News Ticker

Blak Whyte Gray (Boy Blue)

An exciting, seamless blend of hip-hop, African, modern and copoeira dances forms with a detailed, expressive vocabulary of gestures.

Share your thoughts in the comment section below.

A scene from Michael “Mikey J” Asante and Kenrik “H2O” Sandy’s “Blak Whyte Gray,” part of Lincoln Center’s Mostly Mozart Festival at the Gerald W. Lynch Theater of John Jay College (Photo credit: Carl Fox)

Joel Benjamin

Joel Benjamin, Critic

As the thumping score to Blak Whyte Gray began reverberating, filling the Gerald W. Lynch Theater, I wondered what Wolfgang Amadeus Mozart would have thought about Boy Blue’s powerful hip-hop journey and its often bleak, but loud score (created by Michael “Mikey J” Asante, one of the two Boy Blue’s directors).

After all, this performance was part of Lincoln Center’s Mostly Mozart Festival.  I can’t image “Wolfie” basking in the thumping percussion, the electronically muddled vocals and artificially created string sections, let alone the sensuality of the movement palette.  But, Mozart, himself, was an innovator who might just have tossed his wig away and boogied the night away with Constanze!

Co-conceived by Asante and Kenrik “H2O” Sandy who choreographed and directed the production, Blak Whyte Gray was constructed in two parts and three sections.  Part I began with “Whyte,” danced by Ricardo Da Silva, Gemma Kay Hoddy and Nicole McDowall dressed in variations on straitjackets.  (Sleek, pale, layered costumes by Ryan Dawson Laight.)

A scene from Michael “Mikey J” Asante and Kenrik “H2O” Sandy’s “Blak Whyte Gray,” part of Lincoln Center’s Mostly Mozart Festival at the Gerald W. Lynch Theater of John Jay College (Photo credit: Carl Fox)

All three were trapped in a rectangle of light which gradually shrunk making their already frantic movements even more so.  The music boomed as they vibrated, twisted, pulsated and stopped with dramatic suddenness.  This was desperation of the highest order.

“Gray” used all the dancers in the company and similar musical accompaniment with the addition of a ghostly voice spouting loose phrases.  Here the choreography was freed to fill the stage in canons of movement that built to major unison statements.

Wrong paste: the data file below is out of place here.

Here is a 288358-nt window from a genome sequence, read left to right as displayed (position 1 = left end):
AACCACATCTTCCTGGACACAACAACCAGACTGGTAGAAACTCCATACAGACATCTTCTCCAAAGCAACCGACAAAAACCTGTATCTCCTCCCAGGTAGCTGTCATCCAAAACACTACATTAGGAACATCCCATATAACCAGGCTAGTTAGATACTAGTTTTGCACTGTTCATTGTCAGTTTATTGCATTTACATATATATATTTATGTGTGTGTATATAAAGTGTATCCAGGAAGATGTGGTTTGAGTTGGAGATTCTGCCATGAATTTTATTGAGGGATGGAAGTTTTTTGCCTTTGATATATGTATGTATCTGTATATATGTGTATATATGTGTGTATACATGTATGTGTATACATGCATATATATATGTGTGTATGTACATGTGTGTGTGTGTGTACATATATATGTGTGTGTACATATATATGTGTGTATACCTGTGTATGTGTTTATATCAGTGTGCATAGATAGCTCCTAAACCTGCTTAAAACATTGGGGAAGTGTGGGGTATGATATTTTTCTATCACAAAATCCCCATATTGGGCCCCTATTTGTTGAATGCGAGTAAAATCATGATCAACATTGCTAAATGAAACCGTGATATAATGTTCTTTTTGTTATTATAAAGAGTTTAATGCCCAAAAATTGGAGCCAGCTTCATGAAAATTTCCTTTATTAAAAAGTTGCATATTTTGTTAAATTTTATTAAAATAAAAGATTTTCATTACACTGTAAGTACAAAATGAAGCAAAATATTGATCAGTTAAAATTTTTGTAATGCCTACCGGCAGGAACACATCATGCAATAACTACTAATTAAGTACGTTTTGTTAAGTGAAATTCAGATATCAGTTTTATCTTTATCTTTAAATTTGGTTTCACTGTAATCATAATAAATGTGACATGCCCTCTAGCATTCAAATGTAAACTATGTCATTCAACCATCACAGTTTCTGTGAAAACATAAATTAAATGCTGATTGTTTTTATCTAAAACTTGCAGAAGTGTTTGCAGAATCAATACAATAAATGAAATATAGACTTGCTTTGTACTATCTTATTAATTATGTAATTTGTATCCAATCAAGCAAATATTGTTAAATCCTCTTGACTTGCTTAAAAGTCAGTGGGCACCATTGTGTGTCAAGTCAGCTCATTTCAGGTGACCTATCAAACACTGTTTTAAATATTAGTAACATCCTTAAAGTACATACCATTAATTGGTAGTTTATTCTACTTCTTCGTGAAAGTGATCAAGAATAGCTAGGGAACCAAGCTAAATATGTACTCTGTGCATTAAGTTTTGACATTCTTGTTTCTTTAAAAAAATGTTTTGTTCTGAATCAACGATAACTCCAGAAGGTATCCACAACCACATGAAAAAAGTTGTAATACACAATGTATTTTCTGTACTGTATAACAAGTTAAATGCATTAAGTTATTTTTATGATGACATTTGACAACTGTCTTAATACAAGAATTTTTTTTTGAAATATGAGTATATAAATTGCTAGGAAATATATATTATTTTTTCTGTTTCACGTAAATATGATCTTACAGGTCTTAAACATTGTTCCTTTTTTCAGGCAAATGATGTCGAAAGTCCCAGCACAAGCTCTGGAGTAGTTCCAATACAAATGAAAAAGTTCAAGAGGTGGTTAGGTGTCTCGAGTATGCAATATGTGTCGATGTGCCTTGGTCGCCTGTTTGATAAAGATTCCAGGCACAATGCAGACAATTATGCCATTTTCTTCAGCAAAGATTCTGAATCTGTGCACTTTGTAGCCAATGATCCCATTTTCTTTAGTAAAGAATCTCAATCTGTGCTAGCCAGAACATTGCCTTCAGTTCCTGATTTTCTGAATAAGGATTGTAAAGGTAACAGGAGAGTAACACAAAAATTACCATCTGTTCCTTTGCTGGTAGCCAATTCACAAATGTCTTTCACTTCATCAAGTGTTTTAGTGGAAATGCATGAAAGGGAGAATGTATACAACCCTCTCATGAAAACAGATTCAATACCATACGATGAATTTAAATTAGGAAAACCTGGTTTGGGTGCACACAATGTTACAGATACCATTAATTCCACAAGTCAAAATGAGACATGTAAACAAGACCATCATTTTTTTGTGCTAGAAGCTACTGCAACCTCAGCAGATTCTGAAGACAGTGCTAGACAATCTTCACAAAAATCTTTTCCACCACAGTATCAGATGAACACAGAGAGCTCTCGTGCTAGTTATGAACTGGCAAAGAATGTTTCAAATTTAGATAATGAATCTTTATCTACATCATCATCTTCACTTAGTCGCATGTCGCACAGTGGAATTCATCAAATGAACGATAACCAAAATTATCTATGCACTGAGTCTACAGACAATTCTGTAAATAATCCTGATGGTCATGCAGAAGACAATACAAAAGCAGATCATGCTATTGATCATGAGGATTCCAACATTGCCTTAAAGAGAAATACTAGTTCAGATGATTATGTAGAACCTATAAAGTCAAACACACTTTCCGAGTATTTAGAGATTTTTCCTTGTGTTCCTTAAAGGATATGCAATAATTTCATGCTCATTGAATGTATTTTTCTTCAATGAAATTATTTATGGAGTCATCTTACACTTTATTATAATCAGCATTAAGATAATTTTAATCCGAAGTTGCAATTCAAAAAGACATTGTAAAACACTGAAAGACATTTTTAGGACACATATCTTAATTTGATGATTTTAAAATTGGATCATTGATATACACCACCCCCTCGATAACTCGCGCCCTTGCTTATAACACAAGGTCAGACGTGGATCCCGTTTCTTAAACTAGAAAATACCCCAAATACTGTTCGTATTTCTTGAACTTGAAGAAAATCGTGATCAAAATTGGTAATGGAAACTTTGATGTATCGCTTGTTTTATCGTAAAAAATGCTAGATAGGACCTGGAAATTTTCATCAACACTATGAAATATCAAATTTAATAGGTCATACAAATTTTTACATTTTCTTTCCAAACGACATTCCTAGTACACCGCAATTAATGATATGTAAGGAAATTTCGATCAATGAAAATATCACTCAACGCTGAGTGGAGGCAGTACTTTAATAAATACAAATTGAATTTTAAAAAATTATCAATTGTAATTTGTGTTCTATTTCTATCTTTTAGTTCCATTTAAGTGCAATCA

“Blak” was another full-company section that was composed to similar percussive music, but was the only part of the work that included color:  a long red piece of cloth that was wrapped ceremoniously about one dancer, then used to gently corral the group and then as a colorful backdrop.  “Blak” ended on an upbeat note, the lights brightened with color and the movements obviously buoyantly joyous bring Blak Whyte Gray to an optimistic finale.

A scene from Michael “Mikey J” Asante and Kenrik “H2O” Sandy’s “Blak Whyte Gray,” part of Lincoln Center’s Mostly Mozart Festival at the Gerald W. Lynch Theater of John Jay College (Photo credit: Carl Fox)

The choreography was a seamless blend of hip-hop, African, modern and copoeira dance forms with the addition of a detailed, expressive vocabulary of gestures that resonated with a range of emotions from anger to happiness (which helped soften the unrelenting darkness of most of the work).

All the dancers were terrific—more than terrific: precise, expressive and totally involved in the experience of communicating the woes—and to a lesser extent, the joys—of their community.   Aside from those mentioned above they were Theophillus “Godson” Oloyade, Natasha Gooden, Jordan Franklin, Dani Harris-Walters and Idney De’Almeida, all spectacular.

The brilliant, moody and exacting lighting was by Lee Curran who turned the stage into a mysterious world in which the dancers could play out the vision of Asante and Sandy.

Blak Whyte Gray (August 1-3, 2019)

Lincoln Center’s Mostly Mozart Festival 2019

Boy Blue

Gerald W. Lynch Theater at John Jay College, 534 West 59th Street, in Manhattan

For tickets, call 212-721-6500 or visit http://www.MostlyMozartFestival.org

Running time:  90 minutes including one intermission

Share your thoughts in the comment section below.

Joel Benjamin
About Joel Benjamin (366 Articles)
JOEL BENJAMIN was a child performer on Broadway and danced with leading modern dance and ballet companies. Joel has been attending theater, ballet and opera performances ever since childhood, becoming quite opinionated over the years. He was the founder and artistic director of the American Chamber Ballet and subsequently was massage therapist to the stars before becoming a reviewer and memoirist. He is a member of the Outer Critics Circle.

Leave a comment

Your email address will not be published.




This site uses Akismet to reduce spam. Learn how your comment data is processed.